Well, I do think homeschooling can work if done right, but it just didn’t work for us. Not that my parents were intellectually incapable of teaching us, it’s just that they never used much of a curriculum other than my Dad’s personal opinion. So my big con is that I didn’t actually learn things you need to know in order to get higher education. Academically I wasn’t prepared to live in the ‘real world’ at all. A big part of our girl’s education was “homemaking,” where Mom taught us stuff like knitting and cleaning and cooking and all that stereotypical stuff. We were discouraged from studying things like math and science simply because my Dad believed it would put the wrong ideas into the girl’s minds – going out, getting an education, work, do a man’s job. At some point I think he wanted to keep us dumb so that we wouldn’t even have the chance to think about the situation we’re in. Make sure we do what we’re best at – being homemakers.

I think the social aspect of being home schooled is overrated. I can imagine that you might be just as socially prepared if it’s done right, but then again, coming from the P/QF background, I was in no way socially “normal”. The only people we ever had contact with were other fundamentalist homeschoolers and every family kept to themselves, so there wasn’t much going on. If I was different than I am the aspect of helping my younger siblings with their school would’ve certainly been positive, but then again I was so clueless about the things we had to learn myself that it was a huge fright to explain things to them. It just cost me a lot of energy to get through the day.

Do you perceive of your academic or social abilities differently today than you did when you were being homeschooled?

I considered myself well-prepared for the longest time. When all you’re looking at for your life is being married, raising kids and being a good wife, you don’t need chemistry, you don’t need real friends. You’re not supposed to share private stuff anyway, that leads to gossiping faster than you believe. And after all men want to be the heroes, they want to be admired. A woman smart enough to go to college would just make any man feel stupid, she might question him and that’s something you want to avoid. If he can explain things to her, he’ll feel strong, admired and respected. Yes, I can say I felt like I was going to be a good housewife and I still believe that this was true – I would’ve been well-prepared for that.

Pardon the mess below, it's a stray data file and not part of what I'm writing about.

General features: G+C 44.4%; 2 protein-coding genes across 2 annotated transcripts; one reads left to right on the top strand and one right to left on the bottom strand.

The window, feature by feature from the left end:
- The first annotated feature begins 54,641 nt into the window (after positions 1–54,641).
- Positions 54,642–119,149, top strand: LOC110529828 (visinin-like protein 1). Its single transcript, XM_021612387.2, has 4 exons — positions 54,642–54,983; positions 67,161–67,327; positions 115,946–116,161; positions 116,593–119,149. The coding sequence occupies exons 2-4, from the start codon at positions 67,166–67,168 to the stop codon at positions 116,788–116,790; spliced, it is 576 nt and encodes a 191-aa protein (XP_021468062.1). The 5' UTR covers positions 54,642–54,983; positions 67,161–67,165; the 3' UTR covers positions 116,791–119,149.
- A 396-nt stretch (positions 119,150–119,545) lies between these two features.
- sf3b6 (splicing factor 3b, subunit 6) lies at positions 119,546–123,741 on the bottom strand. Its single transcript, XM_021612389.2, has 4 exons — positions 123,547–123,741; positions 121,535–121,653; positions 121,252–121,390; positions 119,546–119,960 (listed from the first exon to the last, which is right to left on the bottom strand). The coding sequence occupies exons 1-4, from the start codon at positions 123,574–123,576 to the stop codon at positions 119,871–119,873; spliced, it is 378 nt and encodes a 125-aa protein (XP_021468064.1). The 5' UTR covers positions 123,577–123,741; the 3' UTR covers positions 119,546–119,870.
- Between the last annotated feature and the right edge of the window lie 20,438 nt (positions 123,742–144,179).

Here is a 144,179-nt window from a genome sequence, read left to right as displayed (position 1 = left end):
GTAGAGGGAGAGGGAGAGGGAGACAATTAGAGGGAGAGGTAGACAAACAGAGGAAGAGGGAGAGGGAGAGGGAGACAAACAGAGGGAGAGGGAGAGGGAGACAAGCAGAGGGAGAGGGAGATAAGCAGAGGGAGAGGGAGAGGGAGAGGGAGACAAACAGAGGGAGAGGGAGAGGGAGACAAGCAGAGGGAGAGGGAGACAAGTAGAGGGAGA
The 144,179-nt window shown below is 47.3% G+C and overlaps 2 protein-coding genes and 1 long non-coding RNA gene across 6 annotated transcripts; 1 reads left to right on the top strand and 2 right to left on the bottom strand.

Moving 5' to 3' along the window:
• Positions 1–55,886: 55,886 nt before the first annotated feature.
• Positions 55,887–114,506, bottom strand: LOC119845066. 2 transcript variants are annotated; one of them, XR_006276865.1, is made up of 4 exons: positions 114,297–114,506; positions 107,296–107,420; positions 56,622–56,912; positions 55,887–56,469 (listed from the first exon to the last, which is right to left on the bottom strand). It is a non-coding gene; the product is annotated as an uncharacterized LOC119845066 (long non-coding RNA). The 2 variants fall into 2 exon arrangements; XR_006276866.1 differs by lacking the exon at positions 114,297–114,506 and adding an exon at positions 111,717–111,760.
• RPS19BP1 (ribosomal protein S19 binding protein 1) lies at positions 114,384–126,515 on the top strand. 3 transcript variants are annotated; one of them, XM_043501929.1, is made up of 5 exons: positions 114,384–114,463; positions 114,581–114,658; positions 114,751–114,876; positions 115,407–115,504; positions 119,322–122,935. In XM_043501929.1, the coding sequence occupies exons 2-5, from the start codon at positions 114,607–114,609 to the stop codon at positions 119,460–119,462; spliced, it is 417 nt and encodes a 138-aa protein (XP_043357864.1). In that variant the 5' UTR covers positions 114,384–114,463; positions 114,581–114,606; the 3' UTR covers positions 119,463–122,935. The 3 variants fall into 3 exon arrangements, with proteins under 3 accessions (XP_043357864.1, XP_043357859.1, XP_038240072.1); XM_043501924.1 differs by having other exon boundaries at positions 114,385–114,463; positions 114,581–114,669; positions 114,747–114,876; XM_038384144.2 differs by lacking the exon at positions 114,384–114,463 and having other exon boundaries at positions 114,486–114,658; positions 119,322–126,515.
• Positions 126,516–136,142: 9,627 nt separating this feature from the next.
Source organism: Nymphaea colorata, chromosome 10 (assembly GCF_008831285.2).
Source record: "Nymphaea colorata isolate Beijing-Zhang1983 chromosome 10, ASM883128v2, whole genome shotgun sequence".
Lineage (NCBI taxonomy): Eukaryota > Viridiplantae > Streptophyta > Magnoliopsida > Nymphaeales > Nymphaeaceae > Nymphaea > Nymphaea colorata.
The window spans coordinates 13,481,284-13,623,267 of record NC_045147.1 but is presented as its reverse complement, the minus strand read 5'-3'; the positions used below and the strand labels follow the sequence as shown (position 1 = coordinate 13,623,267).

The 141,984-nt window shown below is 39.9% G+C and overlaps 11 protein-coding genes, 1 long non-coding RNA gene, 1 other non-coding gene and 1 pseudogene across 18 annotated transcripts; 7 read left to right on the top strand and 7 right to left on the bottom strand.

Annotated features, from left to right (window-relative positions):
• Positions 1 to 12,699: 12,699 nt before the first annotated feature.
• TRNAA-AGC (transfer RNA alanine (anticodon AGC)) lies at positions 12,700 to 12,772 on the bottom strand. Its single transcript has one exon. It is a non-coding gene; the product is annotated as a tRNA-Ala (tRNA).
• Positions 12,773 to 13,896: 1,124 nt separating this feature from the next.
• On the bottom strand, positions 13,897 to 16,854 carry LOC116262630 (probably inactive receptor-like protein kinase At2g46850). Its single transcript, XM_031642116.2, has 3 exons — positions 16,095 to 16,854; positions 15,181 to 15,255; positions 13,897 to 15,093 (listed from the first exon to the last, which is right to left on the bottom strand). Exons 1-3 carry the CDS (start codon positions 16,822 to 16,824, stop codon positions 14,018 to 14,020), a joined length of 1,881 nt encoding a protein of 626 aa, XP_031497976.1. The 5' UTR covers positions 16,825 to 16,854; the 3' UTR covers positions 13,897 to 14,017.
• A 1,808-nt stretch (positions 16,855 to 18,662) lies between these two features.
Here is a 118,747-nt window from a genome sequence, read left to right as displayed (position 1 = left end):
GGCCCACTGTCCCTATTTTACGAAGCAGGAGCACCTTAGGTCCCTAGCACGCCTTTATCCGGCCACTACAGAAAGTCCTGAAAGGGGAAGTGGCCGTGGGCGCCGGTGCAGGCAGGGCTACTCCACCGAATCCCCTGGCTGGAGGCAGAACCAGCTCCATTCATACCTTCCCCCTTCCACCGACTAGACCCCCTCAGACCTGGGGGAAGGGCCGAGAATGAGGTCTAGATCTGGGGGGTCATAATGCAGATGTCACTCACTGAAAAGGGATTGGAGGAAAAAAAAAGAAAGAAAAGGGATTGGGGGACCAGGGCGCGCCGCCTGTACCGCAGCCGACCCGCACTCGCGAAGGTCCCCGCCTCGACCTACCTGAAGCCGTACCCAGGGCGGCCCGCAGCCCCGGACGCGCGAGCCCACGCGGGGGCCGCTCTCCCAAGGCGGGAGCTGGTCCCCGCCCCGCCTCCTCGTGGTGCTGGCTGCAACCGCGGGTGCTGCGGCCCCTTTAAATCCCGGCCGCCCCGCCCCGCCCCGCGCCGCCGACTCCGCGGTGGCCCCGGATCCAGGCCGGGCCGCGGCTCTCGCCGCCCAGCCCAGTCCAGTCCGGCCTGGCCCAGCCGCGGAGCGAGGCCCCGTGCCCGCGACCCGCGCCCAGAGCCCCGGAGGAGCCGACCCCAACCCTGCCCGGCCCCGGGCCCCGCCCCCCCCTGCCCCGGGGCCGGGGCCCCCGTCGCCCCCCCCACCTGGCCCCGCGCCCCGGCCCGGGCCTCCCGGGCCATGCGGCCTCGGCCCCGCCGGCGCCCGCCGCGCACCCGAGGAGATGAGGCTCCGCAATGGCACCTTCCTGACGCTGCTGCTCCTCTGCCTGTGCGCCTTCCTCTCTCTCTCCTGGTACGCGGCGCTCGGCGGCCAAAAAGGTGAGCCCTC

Now that I depend on my education to live, I feel every day just how much I don’t know and how much harder things are for me. I will do well in school for weeks and suddenly I’m hit with something that I lack basic knowledge of, and I’ll have to start from scratch to get it. Especially in math, I don’t think I could have even helped my husband with finances if I stayed with my family…  Here’s a confession: I can’t calculate. I mean, I couldn’t do the easiest calculations and I’m having major issues even today. A good example would be the multiplications. I still need to use my fingers, and it takes me very long to answer. (And no, I have been tested, I do not have any calculation disorders. I just can’t do it.)

Do you plan to homeschool/are you homeschooling your children? Why or why not? If you do plan to homeschool, in what ways will you/do you do it differently from your parents?

I will never homeschool my children. If I stay in Germany I don’t have a choice anyway since homeschooling isn’t an option here. If I go back to the U.S., I just don’t think I would enjoy doing it.

Part 5: Purity

What were you taught about physical purity, emotional purity, and courtship and dating? How was sex education handled?